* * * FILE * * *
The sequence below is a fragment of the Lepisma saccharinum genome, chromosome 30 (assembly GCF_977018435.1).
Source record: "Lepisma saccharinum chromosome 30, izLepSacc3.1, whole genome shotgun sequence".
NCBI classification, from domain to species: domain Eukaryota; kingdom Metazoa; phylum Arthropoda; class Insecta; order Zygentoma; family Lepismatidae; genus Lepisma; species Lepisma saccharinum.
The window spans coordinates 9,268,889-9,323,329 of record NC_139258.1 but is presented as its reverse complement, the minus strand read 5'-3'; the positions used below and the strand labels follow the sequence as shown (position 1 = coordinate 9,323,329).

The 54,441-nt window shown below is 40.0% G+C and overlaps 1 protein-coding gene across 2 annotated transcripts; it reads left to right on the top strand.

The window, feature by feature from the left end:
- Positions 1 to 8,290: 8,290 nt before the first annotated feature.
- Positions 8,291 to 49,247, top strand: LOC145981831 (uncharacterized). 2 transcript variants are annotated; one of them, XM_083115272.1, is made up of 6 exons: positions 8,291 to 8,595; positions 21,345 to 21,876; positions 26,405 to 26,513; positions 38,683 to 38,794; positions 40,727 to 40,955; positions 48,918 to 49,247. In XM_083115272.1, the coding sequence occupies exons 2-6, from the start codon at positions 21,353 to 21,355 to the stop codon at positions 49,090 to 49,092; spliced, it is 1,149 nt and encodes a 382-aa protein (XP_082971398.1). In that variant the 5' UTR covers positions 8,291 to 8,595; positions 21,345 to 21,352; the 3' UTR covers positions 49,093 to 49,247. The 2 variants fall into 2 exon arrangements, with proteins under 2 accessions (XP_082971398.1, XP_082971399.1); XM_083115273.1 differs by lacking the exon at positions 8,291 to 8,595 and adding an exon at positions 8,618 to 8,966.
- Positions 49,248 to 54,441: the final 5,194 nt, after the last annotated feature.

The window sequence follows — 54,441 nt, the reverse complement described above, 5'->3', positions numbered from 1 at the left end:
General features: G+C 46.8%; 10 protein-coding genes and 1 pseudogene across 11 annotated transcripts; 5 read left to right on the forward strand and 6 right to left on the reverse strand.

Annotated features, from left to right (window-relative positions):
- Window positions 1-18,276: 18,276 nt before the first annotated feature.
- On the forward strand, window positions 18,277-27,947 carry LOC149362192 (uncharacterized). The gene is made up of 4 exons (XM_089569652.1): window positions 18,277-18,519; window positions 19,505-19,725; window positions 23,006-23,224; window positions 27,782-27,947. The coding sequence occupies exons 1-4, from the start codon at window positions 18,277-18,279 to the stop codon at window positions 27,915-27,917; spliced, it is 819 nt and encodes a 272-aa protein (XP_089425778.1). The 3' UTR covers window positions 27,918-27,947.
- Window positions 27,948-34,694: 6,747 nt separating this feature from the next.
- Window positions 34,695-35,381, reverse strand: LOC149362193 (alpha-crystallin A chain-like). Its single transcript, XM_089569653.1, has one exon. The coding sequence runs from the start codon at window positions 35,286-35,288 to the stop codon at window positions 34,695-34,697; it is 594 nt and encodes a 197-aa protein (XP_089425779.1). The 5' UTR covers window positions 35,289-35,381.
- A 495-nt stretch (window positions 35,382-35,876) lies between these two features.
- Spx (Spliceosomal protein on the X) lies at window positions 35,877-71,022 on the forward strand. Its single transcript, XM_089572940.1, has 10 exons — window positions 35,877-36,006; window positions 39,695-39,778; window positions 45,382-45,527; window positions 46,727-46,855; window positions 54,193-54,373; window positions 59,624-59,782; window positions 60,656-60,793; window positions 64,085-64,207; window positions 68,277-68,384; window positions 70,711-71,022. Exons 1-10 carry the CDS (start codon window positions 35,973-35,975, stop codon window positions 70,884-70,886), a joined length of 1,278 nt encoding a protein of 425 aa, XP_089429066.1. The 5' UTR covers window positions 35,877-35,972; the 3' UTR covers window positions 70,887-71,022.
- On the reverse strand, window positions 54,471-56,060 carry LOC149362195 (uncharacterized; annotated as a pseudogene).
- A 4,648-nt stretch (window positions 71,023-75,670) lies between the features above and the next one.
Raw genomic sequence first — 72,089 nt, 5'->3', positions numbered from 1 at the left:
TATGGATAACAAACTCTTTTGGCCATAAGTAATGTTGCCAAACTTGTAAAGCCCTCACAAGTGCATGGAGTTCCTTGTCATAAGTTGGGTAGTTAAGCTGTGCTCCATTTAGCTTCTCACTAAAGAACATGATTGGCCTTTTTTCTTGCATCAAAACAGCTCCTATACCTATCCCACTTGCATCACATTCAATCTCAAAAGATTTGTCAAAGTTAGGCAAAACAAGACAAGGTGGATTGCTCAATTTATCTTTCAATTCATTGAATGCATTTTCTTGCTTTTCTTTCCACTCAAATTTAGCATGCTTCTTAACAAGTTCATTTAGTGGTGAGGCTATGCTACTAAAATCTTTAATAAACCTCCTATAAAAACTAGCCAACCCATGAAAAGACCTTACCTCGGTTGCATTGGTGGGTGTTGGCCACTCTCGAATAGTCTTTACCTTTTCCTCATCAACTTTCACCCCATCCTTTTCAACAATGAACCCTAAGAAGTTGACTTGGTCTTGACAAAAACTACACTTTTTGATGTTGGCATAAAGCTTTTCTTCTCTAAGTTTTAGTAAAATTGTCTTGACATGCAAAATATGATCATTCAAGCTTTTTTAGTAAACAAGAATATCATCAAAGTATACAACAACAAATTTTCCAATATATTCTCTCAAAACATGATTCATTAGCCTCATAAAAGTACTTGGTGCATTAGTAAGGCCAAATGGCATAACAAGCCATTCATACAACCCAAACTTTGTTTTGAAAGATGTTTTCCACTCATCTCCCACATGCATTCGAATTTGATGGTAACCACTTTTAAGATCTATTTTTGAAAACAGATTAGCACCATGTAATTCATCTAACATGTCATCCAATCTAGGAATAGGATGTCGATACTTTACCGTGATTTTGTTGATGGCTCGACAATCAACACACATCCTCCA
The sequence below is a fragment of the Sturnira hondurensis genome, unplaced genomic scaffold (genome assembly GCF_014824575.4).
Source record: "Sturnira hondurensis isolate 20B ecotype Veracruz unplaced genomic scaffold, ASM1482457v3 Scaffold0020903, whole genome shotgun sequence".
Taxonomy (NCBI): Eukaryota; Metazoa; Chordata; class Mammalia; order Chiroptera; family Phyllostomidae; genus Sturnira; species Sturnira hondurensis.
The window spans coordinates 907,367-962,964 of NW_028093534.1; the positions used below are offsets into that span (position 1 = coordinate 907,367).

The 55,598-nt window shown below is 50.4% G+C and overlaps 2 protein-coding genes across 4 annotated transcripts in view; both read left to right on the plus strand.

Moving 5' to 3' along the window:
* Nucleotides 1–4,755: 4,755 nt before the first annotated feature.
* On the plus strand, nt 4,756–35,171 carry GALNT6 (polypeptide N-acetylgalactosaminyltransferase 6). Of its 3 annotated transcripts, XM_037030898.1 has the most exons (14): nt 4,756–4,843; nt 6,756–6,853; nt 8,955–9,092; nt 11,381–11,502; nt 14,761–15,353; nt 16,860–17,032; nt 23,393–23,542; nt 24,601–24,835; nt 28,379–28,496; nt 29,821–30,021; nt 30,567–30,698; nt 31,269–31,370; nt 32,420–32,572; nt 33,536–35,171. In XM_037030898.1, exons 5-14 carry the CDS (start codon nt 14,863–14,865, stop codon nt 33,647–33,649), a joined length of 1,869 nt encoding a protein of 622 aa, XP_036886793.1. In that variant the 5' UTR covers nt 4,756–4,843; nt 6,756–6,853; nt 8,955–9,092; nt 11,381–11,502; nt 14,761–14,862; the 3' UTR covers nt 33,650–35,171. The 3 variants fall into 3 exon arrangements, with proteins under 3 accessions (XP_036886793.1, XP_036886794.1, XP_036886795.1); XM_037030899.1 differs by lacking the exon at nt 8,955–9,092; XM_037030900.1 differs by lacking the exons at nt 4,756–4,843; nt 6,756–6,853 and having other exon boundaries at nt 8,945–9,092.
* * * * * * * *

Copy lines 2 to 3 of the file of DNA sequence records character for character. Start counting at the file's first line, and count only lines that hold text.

Source record: "Lepisma saccharinum chromosome 30, izLepSacc3.1, whole genome shotgun sequence".
NCBI classification, from domain to species: domain Eukaryota; kingdom Metazoa; phylum Arthropoda; class Insecta; order Zygentoma; family Lepismatidae; genus Lepisma; species Lepisma saccharinum.